The Herald of Everett, Washington
HeraldNet on Facebook HeraldNet on Twitter HeraldNet RSS feeds HeraldNet Pinterest HeraldNet Google Plus HeraldNet Youtube
HeraldNet Newsletters  Newsletters: Sign up | Manage  Green editions icon Green editions


HeraldNet Headlines
HeraldNet Newsletter Delivered to your inbox each week.
Published: Sunday, March 23, 2008, 12:01 a.m.

In the online world, kids are on their own

In the vastness of cyberspace, like in the ocean, there are bottom feeders. Unencumbered by ethics or morality, they're free to prey on the young, eager to exploit their immaturity and unconcerned with the consequences.
A current example is a gossip Web site that has lured plenty of teens -- and problems -- at Marysville-Pilchuck High School. It invites people to anonymously post gossip about anyone, true or not, no matter how hurtful, and to identify the victim. A letter to parents on the Marysville School District's Web site described postings, called "g-strings," as "mean, vicious and hurtful." Two students on the receiving end of such entries are said to be afraid to come to school.
Cyberbullying is a real and growing problem. Like schoolyard bullying, it's often aimed at kids who are considered different or particularly sensitive. The Legislature last year passed a bill requiring school districts to include it in their harassment prevention policies, but given the anonymous nature of such bullying, and the fact that most of it takes place off school grounds, schools have few practical enforcement tools.
This recent example presents a teachable moment, however, that educators, students leaders and parents should seize. For many families, it's a two-way opportunity. Parents may have as much to learn about the various ways their children are communicating these days as they can teach about doing so responsibly.
A gossip site is just one of many places cyberbullying occurs. Personal Web sites, blogs, e-mail, instant messaging, chat rooms, message boards, text, voice and photo messaging via cell phones -- today's kids use many or all of them, and they all have the potential to hurt.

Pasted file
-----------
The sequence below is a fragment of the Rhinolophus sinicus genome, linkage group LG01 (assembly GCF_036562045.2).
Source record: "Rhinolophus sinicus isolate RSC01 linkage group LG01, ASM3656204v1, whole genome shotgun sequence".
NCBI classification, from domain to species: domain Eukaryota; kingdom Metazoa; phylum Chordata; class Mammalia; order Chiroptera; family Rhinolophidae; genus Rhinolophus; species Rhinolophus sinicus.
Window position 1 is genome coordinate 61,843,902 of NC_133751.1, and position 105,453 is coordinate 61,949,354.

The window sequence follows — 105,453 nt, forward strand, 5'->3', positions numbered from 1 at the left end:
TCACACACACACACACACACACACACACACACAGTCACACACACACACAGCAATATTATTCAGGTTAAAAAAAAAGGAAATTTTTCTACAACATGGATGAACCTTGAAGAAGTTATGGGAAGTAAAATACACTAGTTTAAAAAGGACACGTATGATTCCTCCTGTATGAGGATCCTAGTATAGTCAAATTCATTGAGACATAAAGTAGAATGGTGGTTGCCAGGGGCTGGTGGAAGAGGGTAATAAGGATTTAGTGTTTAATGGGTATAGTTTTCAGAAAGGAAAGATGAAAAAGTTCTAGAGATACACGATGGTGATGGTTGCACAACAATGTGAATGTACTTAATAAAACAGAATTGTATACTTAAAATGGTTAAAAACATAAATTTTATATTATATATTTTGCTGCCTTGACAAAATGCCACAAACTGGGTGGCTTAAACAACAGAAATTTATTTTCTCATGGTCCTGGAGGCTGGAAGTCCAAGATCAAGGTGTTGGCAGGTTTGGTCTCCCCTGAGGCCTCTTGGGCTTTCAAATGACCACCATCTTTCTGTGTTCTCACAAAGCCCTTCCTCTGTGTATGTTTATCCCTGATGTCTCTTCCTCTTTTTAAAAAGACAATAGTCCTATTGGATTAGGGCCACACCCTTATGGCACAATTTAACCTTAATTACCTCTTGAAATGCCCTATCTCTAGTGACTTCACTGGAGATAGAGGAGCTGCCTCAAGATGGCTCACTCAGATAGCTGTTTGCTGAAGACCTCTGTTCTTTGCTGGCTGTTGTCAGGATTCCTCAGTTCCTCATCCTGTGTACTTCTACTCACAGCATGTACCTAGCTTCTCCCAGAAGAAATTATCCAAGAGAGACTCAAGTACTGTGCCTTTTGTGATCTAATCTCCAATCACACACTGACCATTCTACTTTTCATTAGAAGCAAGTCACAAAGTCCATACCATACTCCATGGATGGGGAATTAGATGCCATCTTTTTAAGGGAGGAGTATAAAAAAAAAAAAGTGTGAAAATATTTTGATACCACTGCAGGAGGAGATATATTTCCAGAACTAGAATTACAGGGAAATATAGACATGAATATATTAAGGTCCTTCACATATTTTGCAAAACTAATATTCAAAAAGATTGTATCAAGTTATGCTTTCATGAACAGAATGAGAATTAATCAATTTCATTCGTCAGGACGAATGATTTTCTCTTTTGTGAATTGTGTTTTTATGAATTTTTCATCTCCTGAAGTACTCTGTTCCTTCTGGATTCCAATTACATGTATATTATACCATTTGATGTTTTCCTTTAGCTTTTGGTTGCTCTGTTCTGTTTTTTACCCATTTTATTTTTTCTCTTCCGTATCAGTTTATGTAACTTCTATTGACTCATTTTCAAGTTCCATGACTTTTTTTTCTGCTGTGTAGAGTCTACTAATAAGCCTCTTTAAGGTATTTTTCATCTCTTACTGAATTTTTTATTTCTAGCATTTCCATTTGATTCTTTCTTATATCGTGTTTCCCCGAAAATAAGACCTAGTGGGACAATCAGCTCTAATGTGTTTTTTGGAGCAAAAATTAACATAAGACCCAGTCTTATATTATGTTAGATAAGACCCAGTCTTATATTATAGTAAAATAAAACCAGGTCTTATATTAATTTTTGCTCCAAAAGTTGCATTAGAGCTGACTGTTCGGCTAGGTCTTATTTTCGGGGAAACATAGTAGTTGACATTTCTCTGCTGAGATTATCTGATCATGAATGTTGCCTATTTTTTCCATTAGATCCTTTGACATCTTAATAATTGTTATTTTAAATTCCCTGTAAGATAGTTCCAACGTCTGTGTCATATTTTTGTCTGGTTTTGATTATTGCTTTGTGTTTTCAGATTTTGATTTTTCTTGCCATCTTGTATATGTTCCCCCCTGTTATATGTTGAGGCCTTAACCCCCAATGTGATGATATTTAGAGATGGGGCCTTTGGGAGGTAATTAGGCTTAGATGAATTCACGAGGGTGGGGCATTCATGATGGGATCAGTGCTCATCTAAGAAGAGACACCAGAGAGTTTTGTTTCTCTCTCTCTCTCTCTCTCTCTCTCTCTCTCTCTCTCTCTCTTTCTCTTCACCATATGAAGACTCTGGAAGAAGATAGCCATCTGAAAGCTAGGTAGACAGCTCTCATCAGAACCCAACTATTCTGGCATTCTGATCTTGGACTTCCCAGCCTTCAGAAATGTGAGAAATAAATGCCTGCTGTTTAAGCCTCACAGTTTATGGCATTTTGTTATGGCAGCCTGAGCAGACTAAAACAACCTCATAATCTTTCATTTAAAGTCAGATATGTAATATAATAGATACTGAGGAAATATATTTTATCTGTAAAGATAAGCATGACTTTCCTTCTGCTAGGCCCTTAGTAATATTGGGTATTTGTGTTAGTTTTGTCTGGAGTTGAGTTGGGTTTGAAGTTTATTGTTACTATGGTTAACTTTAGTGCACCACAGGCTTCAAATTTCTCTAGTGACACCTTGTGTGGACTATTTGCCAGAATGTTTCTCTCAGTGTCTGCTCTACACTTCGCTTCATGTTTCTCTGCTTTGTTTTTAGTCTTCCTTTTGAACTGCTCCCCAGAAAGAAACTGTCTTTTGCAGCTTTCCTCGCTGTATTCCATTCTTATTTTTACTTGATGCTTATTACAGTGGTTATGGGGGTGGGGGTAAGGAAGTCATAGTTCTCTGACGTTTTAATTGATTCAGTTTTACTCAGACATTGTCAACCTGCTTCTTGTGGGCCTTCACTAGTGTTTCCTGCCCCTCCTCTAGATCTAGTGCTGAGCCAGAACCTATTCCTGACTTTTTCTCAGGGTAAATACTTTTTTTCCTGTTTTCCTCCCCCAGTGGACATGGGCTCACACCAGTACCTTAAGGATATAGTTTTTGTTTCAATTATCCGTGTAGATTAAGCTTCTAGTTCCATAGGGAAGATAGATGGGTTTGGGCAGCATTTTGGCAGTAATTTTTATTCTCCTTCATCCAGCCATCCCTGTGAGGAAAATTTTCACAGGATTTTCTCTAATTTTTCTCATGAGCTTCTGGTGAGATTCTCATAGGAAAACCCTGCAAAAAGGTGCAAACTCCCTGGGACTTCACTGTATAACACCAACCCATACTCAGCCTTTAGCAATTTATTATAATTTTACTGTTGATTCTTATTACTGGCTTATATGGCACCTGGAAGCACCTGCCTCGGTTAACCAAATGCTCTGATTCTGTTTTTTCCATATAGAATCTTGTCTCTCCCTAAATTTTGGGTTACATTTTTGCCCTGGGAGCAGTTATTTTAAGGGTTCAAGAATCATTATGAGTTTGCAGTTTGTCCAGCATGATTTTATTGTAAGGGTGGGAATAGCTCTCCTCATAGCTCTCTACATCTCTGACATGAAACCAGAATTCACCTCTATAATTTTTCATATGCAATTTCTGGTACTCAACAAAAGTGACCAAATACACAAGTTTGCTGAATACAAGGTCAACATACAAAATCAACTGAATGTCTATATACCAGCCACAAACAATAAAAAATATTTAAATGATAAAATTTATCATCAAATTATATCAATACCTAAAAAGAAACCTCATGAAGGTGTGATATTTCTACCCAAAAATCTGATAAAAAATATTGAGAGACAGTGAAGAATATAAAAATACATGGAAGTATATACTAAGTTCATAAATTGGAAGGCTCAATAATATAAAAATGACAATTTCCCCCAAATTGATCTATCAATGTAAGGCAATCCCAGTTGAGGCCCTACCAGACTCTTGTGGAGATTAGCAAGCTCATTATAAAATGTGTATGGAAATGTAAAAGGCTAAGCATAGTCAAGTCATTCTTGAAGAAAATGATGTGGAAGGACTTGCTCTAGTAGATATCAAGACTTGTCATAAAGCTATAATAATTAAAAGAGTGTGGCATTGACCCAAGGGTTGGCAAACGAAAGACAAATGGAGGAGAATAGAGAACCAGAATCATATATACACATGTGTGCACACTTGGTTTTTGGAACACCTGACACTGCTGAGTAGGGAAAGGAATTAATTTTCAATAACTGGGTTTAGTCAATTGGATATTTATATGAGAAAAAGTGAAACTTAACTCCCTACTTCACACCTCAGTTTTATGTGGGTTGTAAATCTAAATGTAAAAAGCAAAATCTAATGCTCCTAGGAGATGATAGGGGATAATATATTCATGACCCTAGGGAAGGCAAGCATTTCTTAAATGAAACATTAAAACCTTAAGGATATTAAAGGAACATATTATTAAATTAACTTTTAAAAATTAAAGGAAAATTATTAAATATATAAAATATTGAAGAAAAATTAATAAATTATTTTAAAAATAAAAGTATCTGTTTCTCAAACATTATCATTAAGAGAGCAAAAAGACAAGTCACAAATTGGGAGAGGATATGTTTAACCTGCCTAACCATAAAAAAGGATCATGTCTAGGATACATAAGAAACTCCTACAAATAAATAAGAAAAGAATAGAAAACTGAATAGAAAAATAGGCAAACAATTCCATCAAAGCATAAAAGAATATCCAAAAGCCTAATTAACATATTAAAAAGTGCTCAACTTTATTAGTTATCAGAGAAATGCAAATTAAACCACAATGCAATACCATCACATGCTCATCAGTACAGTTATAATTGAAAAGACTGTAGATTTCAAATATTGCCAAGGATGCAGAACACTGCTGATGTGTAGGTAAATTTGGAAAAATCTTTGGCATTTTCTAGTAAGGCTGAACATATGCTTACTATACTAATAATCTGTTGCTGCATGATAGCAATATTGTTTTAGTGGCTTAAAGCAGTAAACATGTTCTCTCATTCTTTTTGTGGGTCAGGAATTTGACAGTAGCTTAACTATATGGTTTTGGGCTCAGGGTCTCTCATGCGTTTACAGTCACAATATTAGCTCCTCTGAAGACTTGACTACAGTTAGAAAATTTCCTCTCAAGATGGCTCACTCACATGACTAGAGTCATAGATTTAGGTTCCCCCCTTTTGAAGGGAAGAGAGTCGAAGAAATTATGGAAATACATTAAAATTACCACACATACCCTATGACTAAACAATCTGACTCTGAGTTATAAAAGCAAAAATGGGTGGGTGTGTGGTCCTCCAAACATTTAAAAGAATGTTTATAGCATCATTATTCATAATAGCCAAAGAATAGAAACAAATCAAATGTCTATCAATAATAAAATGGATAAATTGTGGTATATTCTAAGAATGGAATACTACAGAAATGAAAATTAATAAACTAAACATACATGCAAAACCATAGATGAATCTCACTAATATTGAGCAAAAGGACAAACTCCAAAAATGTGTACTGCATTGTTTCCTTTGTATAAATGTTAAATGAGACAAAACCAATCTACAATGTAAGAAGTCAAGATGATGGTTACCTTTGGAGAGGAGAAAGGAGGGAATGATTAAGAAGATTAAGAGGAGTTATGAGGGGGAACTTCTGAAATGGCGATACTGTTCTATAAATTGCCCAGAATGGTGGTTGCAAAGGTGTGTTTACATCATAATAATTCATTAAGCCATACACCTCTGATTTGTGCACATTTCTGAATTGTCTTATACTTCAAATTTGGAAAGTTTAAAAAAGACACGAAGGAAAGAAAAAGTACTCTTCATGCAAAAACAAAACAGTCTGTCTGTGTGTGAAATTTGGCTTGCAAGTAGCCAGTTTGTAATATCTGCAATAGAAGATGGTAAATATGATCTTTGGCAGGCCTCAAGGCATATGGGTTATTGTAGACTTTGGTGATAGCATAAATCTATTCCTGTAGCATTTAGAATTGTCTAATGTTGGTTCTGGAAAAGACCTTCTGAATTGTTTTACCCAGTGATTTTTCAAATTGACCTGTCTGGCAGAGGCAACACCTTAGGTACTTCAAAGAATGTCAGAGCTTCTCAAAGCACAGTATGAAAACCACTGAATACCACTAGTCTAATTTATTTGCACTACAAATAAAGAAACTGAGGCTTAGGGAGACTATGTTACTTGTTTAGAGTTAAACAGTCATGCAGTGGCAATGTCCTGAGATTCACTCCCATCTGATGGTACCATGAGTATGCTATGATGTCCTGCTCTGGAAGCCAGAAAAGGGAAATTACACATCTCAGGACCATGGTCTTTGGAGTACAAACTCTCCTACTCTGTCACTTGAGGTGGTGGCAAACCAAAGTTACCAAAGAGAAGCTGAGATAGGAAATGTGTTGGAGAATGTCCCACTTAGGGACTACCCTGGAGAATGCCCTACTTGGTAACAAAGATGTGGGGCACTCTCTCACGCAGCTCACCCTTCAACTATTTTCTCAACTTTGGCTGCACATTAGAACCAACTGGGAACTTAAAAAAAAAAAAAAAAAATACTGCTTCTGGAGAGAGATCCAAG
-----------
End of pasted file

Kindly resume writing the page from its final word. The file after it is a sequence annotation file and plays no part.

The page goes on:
Teaching young people to use these tools responsibly is part of responsible parenting, and boils down to reinforcing the golden rule: treat others as you'd like to be treated. It also means paying attention to how your child is using cyberspace, bearing in mind that they could be on the giving or receiving end of inappropriate behavior.
Modern communication technology has spawned exciting new possibilities. Its dangers, though, require something as old as civilization itself: good, attentive parenting.

To learn more, visit

Share your comments: Log in using your HeraldNet account or your Facebook, Twitter or Disqus profile. Comments that violate the rules are subject to removal. Please see our terms of use. Please note that you must verify your email address for your comments to appear.

You are logged in using your HeraldNet ID. Click here to update your profile. | Log out.

Our new comment system is not supported in IE 7. Please upgrade your browser here.

comments powered by Disqus
digital subscription promo

Subscribe now

Unlimited digital access starting at 99 cents, or included with any print subscription.


Herald Editorial Board

Jon Bauer, Opinion Editor:

Carol MacPherson, Editorial Writer:

Neal Pattison, Executive Editor:

Josh O'Connor, Publisher:

Have your say

Feel strongly about something? Share it with the community by writing a letter to the editor. Send letters by e-mail to, by fax to 425-339-3458 or mail to The Herald - Letters, P.O. Box 930, Everett, WA 98206. Include your name, address and daytime phone number. (We'll only publish your name and hometown.) We reserve the right to edit letters, but if you keep yours to 250 words or less, we won’t ask you to shorten it. If your letter is published, please wait 30 days before submitting another. Have a question about letters? Contact Carol MacPherson at or 425-339-3472.